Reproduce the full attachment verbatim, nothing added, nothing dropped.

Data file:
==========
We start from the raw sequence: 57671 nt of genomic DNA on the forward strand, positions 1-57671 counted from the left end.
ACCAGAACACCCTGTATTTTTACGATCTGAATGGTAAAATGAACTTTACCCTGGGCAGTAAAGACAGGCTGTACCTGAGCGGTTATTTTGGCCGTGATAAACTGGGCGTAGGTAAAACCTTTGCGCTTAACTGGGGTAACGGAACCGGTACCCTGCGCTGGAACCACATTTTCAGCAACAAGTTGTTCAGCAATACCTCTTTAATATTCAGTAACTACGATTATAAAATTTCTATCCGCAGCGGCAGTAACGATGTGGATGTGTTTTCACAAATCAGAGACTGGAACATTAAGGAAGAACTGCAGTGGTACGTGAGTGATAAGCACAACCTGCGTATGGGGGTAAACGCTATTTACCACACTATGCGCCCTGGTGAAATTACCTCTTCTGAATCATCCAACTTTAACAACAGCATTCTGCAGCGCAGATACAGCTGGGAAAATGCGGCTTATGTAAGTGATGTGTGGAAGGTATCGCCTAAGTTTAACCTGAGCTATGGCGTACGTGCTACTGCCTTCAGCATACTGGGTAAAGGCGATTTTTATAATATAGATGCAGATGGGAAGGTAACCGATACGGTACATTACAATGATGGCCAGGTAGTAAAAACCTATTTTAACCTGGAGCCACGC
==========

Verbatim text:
We start from the raw sequence: 57671 nt of genomic DNA on the forward strand, positions 1-57671 counted from the left end.
ACCAGAACACCCTGTATTTTTACGATCTGAATGGTAAAATGAACTTTACCCTGGGCAGTAAAGACAGGCTGTACCTGAGCGGTTATTTTGGCCGTGATAAACTGGGCGTAGGTAAAACCTTTGCGCTTAACTGGGGTAACGGAACCGGTACCCTGCGCTGGAACCACATTTTCAGCAACAAGTTGTTCAGCAATACCTCTTTAATATTCAGTAACTACGATTATAAAATTTCTATCCGCAGCGGCAGTAACGATGTGGATGTGTTTTCACAAATCAGAGACTGGAACATTAAGGAAGAACTGCAGTGGTACGTGAGTGATAAGCACAACCTGCGTATGGGGGTAAACGCTATTTACCACACTATGCGCCCTGGTGAAATTACCTCTTCTGAATCATCCAACTTTAACAACAGCATTCTGCAGCGCAGATACAGCTGGGAAAATGCGGCTTATGTAAGTGATGTGTGGAAGGTATCGCCTAAGTTTAACCTGAGCTATGGCGTACGTGCTACTGCCTTCAGCATACTGGGTAAAGGCGATTTTTATAATATAGATGCAGATGGGAAGGTAACCGATACGGTACATTACAATGATGGCCAGGTAGTAAAAACCTATTTTAACCTGGAGCCACGC